Wilma's Apple Crisp
1 teaspoon baking powder
1 egg beaten
1 tsp. vanilla
1-1/2 cups pared and diced apples
Bake in a 9" pie pan at 350F for 30 minutes.
|Sarah Hart Mills Vose Vaughn|
|Samuel Cole Vaughn|
|Sarah, a little later in life|
The pioneers of Wisconsin must ever remember the 20th of December, for one of the most sudden changes to severe cold ever experienced in our history. It had rained all day upon some fifteen inches of snow. Early in the evening, the wind veered to the northwest and the temperature ran down at a rapid rate. Having no thermometer, I can form no certain estimate of the intensity of the cold. It soon became unendurable in our cabin, and, building a large fire and hanging up blankets before it, I saw down in front of them to keep from freezing.It was so terribly cold that, had a person been caught four or five miles from a house, he must have perished. Fortunately, few were thus exposed. James Van Slyke, with his hired man, were on their way from Belvidere, Ill., to his house, at the head of Geneva Lake, with a drove of hogs. They had reached Big Foot Prairie, three miles from home, when the change came. They soon left their drove and started at a rapid rate for their house. Van Slyke succeeded in the undertaking, but his boots were so loaded with ice that it took a teakettle full of boiling water to thaw it off, as his wife afterward told me.A mile from home, the hired man, named Disbro, fell, exhausted and overcome with the intensity of the cold. He must have perished had not a man, providentially at the house, started out at once and brought him in. As it was, his feet were so frozen that he lost several of his toes, which Mrs. Van Slyke amputated with her shears, having made unsuccessful efforts to obtain a surgeon to do it. All the hogs, except two, froze to death that night.
Mr. Dwinnell was entirely alone in his cabin during the four terrible cold days of the last of December, and had hard work to keep himself alive. He says, “It soon became unendurable in our cabin, and building a large fire and hanging up blankets before it, I sat down in front of them to keep from freezing.” Notwithstanding the cold and the deep snow, Mr. Dwinnell got so thoroughly lonesome that on the 20th day of January he started on a journey of forty-five miles to have a visit with some friends in Belvidere, Ill., then a little hamlet of six families.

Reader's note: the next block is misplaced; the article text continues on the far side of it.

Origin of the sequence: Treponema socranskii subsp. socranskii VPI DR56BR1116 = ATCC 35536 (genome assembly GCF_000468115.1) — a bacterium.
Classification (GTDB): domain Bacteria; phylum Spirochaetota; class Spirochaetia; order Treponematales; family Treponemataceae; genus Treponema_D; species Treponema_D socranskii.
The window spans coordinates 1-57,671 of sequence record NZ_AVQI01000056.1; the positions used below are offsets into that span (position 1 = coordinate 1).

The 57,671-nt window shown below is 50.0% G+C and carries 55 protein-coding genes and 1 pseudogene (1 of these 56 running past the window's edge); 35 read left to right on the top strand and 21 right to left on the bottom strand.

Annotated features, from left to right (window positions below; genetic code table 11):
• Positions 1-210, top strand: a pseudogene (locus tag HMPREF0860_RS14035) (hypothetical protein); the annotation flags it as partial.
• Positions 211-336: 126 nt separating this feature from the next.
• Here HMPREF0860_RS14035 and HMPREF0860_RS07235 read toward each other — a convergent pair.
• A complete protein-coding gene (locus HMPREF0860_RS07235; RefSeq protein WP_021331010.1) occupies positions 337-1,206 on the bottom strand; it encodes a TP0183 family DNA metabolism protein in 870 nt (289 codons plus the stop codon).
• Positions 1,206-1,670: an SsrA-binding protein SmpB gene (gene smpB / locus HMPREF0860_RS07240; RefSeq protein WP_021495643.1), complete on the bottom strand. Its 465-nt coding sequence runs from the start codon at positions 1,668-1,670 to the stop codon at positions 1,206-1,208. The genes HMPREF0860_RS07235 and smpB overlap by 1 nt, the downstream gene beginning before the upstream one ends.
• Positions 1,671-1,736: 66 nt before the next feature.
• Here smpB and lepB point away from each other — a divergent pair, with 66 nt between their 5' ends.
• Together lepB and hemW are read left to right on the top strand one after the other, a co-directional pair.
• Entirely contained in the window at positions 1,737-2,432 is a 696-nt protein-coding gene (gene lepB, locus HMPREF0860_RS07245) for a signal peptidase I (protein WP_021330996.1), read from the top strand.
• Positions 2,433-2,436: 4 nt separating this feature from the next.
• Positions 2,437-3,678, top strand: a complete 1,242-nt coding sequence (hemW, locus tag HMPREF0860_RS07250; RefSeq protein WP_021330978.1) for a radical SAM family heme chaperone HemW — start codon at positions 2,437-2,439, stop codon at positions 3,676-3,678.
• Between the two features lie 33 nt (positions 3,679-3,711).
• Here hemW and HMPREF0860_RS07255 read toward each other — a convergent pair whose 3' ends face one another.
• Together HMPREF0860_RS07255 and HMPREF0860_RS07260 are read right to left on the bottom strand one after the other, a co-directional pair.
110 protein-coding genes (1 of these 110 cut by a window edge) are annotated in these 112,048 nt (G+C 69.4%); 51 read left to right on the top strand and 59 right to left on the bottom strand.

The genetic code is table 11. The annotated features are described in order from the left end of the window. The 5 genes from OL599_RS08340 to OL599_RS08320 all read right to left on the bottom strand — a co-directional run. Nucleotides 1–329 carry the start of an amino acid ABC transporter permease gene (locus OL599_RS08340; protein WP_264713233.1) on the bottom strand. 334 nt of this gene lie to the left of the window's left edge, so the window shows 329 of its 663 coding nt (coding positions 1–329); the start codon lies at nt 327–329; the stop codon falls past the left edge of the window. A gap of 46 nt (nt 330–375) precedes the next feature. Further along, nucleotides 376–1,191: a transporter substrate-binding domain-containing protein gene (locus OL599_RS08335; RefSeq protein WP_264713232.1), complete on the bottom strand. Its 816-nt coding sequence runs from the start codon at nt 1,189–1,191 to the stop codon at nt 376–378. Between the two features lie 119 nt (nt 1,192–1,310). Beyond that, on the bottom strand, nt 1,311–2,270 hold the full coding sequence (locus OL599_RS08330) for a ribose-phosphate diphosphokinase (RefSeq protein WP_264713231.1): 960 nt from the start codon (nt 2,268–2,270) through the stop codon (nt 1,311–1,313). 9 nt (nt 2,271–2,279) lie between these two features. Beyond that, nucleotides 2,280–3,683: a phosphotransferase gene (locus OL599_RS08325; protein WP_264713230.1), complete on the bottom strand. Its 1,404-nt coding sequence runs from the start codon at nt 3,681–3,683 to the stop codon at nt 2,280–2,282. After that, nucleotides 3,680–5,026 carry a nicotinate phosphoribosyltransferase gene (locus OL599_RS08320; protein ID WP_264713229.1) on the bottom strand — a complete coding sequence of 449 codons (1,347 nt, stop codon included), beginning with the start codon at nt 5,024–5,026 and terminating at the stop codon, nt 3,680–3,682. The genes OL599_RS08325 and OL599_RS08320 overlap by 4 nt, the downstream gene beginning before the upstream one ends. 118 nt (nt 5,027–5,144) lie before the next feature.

|Sam, posing with the tools of his carpentry trade|
On the morning of the 16th of November, 1836, I took the trail of Black Hawk, at Belvidere (IL), at the point where, four years before, he sunk his canoes in the mouth of Piskasaw, and, with his army, took the land. His encampments were still visible every six or eight miles, as I proceeded northward to Big Foot Prairie, where I entered Wisconsin, at 4 o’clock p.m. The day was cloudy, cold and cheerless; the temperature at the freezing point; the streams swollen by recent rains, and unabridged. Several times I was obliged to wade from four to six rods. As night set in, snow fell plentifully. Big Foot Lake (Geneva Lake -ed.) was in view at my left. At seven o’clock evening, I reached the “Outlet of Big Foot,” near Geneva (Lake Geneva - ed.), having traveled thirty-five miles without seeing a human dwelling. The settlement consisted of five families, living in rude log cabins, without floors, chimneys or chambers, the roofs covered with shakes, and hardly a nail used in the construction of their dwellings. There were then twenty-seven families in what is now the county of Walworth, and all but four in the eastern half of it; all living in log cabins. All of them had come in since Spring, and had put under cultivation about 80 acres. I settled on Spring Prairie...”
The trouble and difficulty of reaching and selecting a claim was so great that settlers were often obliged to bring in their families before any shelter was provided for them, either camping in their wagons, or remaining at the house of some “neighbor,” three or four miles away perhaps, while the logs were prepared for the little cabin, where one room should serve for kitchen, living room and sleeping room for the family.
I found the place to be unsurpassed for beauty and fertility. It was one mile in width by four in length, with a gently undulating surface, surrounded on all sides by beautiful groves of timber. Upon one side were several hundred acres of heavy timber, consisting of oak, ash, basswood, butternut and maple, in which was a large sugar-bush, which had been the annual resort of the Indians for making sugar. Their wigwams, sap-trough and boiling kettles had been left – evidently for future use – a pleasure which they were never again to enjoy. In the groves surrounding the prairie were springs of the purest water, from which flowed streams in all directions – one of which was sufficiently large to the turn the machinery of a flouring mill, shortly afterwards erected a short distance from its source.
|Sarah a little older|
|The Vaughn farm. The frame house that Sam built in 1839 is on the left. This photo likely dates from before the 1880s.|
|Sam and Sarah's shared monument in Hickory Grove Cemetery.|